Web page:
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Why is Lady Justice ‘BLINDFOLDED’?

Updated: Oct 30, 2022

Image Graphics by Team Geostrata

Why is lady justice ‘Blindfolded’? Is it because she is impartial or is she ashamed? Analyse the impact of emotions and the ‘face’ in the criminal justice system?

Lady Justice, the symbol of justice, represents the ethics of the justice system. According to the popular interpretation of the 'Blindfold,' it is free of 'passion and prejudice' (Schiffel, 2020). The justice system claims to be impartial and objective, meaning that it only considers facts, evidence, witnesses, true and false statements. This also implies that the 'fair' judgement is free of emotional bias. The paper questions this and proposes a different interpretation of the blindfolded lady justice, in which the justice system is ashamed of being influenced by emotions, highlighting an often overlooked and contentious feature of the legal system.

The first logical objection is whether institutions can feel shame. The term "institution" refers to a social phenomenon. An institution that is made up of humans and whose functions are carried out by humans, such as the justice system, cannot be free of human interactions. “Upheavals of thought”, a happening beyond one’s own sphere of control that disrupts the normal thought process of a person can be called an emotion (Nussbaum, 2001). By this view, humans cannot function without emotions. Therefore, an institution, which is a collective body of people and functions on the norms of society cannot be separated from ‘emotions’.

Further, it is necessary to understand how the institution of criminal justice can feel shame. Shame can be regarded as the feeling of incompetence of oneself arising from a shortcoming while comparing the ‘ideal self’ versus the ‘actual self’ (Morrison 1997, Ch 5). The failure of not being able to ‘be’ what one ideally ought to be, either directed by self-ethics or by societal norms. In the specific context of the justice system, it fails to be free of passion, which is beyond the ideal ethics of a ‘fair’ justice system. Therefore, it feels shameful.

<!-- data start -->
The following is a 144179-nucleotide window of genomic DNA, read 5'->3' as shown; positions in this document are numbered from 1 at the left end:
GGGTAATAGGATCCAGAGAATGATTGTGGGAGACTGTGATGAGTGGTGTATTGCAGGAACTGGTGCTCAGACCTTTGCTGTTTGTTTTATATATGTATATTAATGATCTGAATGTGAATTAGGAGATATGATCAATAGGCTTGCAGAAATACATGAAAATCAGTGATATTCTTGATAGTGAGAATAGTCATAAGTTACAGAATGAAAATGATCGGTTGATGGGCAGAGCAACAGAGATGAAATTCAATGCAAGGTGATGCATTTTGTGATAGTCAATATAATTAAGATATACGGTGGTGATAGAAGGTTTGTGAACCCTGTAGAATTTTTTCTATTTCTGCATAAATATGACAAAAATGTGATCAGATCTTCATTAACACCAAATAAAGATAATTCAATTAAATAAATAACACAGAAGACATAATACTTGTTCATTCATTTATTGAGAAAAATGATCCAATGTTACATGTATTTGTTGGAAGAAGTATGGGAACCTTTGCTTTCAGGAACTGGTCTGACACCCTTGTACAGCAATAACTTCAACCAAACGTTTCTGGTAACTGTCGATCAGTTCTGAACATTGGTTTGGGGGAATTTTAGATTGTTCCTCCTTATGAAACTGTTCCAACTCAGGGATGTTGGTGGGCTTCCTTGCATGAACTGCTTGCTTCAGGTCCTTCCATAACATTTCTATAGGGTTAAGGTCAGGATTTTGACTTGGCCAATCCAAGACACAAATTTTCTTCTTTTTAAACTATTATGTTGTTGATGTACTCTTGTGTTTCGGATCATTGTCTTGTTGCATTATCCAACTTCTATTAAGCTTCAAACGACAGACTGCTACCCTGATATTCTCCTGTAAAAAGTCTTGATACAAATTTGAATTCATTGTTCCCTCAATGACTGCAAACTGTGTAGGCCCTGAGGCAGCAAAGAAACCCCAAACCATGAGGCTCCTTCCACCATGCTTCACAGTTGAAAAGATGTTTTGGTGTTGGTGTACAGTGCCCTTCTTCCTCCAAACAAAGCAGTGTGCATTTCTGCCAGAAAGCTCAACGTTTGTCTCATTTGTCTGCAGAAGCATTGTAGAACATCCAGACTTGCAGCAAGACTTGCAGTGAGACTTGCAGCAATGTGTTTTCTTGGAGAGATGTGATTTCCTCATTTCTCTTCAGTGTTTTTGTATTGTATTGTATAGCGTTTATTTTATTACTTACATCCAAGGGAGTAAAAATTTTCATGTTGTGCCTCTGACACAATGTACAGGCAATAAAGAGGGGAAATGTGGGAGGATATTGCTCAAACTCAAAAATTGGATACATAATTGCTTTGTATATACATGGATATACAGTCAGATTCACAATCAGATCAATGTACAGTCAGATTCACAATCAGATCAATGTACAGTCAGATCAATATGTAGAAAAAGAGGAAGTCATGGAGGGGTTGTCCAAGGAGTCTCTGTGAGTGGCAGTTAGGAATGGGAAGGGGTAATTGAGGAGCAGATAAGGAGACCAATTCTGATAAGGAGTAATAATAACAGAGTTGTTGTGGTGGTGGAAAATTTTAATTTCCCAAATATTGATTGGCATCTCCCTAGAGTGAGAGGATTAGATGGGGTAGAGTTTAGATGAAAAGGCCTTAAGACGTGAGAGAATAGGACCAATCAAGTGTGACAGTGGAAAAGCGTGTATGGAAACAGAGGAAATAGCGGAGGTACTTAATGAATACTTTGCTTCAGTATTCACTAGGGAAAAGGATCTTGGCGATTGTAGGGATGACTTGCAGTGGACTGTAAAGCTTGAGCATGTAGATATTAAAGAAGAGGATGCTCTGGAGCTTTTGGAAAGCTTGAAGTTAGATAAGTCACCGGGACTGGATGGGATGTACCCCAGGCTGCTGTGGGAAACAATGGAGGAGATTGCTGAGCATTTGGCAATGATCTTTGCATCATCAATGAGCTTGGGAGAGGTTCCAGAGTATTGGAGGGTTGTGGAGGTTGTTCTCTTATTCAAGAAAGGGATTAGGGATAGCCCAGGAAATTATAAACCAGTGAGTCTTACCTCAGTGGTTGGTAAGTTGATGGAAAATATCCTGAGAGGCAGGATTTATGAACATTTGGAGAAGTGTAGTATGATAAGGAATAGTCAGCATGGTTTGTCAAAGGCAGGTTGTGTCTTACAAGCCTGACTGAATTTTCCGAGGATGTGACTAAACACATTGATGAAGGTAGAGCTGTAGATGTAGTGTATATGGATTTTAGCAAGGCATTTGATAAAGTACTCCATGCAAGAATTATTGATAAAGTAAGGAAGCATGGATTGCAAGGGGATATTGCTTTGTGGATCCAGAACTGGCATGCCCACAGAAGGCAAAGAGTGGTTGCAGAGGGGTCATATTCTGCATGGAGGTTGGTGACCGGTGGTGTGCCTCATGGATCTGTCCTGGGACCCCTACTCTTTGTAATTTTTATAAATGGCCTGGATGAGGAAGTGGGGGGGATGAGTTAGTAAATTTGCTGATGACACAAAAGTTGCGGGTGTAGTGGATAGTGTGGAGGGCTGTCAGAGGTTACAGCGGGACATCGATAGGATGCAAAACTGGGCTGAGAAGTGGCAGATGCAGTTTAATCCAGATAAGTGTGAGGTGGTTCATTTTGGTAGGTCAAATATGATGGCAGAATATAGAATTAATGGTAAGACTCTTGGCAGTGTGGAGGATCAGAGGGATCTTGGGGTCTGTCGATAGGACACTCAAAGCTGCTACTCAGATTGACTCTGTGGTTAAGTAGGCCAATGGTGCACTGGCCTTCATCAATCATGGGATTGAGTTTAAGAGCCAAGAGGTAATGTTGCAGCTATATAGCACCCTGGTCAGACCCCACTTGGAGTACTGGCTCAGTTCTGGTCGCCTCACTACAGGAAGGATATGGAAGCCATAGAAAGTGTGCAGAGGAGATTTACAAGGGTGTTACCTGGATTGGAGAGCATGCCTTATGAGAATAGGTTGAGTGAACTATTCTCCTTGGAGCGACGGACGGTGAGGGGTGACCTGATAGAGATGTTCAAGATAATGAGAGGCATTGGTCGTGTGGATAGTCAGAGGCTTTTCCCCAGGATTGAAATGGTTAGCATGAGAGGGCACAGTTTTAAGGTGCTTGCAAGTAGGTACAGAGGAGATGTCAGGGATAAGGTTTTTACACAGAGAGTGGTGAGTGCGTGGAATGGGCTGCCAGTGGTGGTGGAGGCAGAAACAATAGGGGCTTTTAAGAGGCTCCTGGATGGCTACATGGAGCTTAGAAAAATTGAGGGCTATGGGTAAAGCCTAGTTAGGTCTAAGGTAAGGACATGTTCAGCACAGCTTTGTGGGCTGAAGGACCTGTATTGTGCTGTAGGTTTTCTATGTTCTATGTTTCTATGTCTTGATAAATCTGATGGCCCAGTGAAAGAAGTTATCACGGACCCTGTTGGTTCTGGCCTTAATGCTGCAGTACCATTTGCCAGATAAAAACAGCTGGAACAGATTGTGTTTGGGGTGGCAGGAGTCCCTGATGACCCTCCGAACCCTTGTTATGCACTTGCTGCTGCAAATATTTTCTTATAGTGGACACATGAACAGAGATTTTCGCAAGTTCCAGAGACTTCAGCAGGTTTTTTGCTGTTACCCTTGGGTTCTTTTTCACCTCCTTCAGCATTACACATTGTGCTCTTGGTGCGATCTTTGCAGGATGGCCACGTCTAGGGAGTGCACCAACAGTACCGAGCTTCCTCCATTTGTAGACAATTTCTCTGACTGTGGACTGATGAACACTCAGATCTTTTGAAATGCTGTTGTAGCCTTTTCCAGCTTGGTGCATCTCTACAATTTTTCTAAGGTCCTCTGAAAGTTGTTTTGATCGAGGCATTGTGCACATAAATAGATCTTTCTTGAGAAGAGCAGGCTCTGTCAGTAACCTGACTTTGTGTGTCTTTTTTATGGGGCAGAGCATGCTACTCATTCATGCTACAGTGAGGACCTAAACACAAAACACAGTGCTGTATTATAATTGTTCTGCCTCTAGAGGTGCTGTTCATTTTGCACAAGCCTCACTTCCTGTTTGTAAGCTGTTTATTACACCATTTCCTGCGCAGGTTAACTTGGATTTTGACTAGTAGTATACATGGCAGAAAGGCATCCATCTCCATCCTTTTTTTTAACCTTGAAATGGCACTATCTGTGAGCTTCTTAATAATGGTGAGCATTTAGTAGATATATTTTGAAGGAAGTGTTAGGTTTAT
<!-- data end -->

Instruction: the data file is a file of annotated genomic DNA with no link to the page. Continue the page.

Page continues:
The significance of the blindfold is salient to understanding the influence of emotions and the face in the justice system. The eyes which are the most expressive part of the ‘face’, tends to be the predominant method of gauging how someone is feeling, very well depicted in Baudelaire’s The eyes of the poor. In case of shame, we usually hide our ‘face’ and close our eyes, not to stop others from seeing us, but to refrain from seeing others, ‘see’ us (Chakrabarti 2022, Lecture). In this case the blindfolded lady justice depicts her to see ‘others’, see her giving judgement, which may not be always ‘fair’ according to ideal ethics.

The idea of the aforementioned interpretation of the symbol of justice is based on the establishment of the influence of the face and emotions on justice in the courtroom. The discussions will continue in the context of the criminal justice system, where the influence of emotions is evident. A criminal case has two primary characters in it, the victim(s) and the accused. The other two subjects involved in a case is the state, which is represented by the Judge, the lawyers, the witnesses, the investigators and sometimes the jury and the public, including the media, the people spectating the trial and everyone else.